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Nagasaki mayor slams nuclear stance

Nagasaki's mayor has criticised Japan's government for failing to sign on to an international nuclear disarmament effort as the country marked the 68th anniversary of the atomic bombing of his city.

Mayor Tomihisa Taue's criticism stemmed from Japan's refusal to sign in April a document in which nearly 80 countries unconditionally pledged to never use nuclear weapons.

He said Japan's inaction "betrayed expectations of the global community".

The document, prepared in Geneva by a UN committee, is largely symbolic because none of the signatories possess nuclear weapons. None of the countries known to have a nuclear arsenal including the United States, Russia, India and Pakistan signed it.

Japan also does not possess a nuclear device and has pledged not to produce any although some hawkish members of the ruling party say the country should consider a nuclear option.

Mr Taue said that as the world's only victim of atomic bombing, Japan's refusal to come on board the initiative contradicted its non-nuclear pledge.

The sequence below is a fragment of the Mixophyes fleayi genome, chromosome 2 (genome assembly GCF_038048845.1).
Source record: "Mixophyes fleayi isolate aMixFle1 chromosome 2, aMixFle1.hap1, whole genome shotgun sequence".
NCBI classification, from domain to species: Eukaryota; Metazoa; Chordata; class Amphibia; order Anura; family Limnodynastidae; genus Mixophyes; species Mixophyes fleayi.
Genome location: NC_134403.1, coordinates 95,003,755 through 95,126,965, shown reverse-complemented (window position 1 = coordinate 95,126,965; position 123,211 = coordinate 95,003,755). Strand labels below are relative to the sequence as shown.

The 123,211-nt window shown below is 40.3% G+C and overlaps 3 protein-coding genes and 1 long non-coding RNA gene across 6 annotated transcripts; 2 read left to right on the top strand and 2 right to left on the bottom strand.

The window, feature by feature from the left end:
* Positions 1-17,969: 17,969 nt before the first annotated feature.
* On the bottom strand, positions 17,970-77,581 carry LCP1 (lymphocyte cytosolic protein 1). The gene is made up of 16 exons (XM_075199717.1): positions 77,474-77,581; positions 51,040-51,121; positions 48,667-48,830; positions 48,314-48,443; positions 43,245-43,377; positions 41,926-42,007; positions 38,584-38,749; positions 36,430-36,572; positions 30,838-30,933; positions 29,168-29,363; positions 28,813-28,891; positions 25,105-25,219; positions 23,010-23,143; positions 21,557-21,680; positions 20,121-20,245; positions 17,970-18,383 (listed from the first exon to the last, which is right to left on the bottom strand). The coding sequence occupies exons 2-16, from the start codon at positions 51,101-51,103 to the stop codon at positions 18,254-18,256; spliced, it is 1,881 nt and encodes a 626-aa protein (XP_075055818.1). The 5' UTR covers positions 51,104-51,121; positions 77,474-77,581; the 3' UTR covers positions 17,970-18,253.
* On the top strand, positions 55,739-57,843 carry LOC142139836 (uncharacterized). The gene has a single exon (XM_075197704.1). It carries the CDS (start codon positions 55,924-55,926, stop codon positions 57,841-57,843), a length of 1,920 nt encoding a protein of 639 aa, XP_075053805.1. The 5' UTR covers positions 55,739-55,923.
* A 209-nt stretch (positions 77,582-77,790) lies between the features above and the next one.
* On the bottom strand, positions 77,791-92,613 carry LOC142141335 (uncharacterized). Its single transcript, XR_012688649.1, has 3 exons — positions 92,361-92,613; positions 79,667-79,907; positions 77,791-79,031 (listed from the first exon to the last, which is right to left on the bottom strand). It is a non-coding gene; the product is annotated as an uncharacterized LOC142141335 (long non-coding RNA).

"I call on the government of Japan to return to the origin of our pledge as an atomic-bombed country," he said at a peace park near the epicentre of the blast.

Tokyo apparently refused to sign the document because of a security arrangement with the United States, which in theory could give the US an option to deploy nuclear weapons from Japan to counter the threat of North Korea. That implied Japan's government would approve a nuclear option under some circumstances, Mr Taue said.

About 6,000 people including US ambassador John Roos attended the ceremony after offering silent prayers for the victims of the atomic bombings - on Nagasaki on August 9, 1945 and on Hiroshima three days earlier.

The bombings prompted Japan's surrender in the Second World War. The Hiroshima blast killed 140,000 people, and another 70,000 died in Nagasaki.

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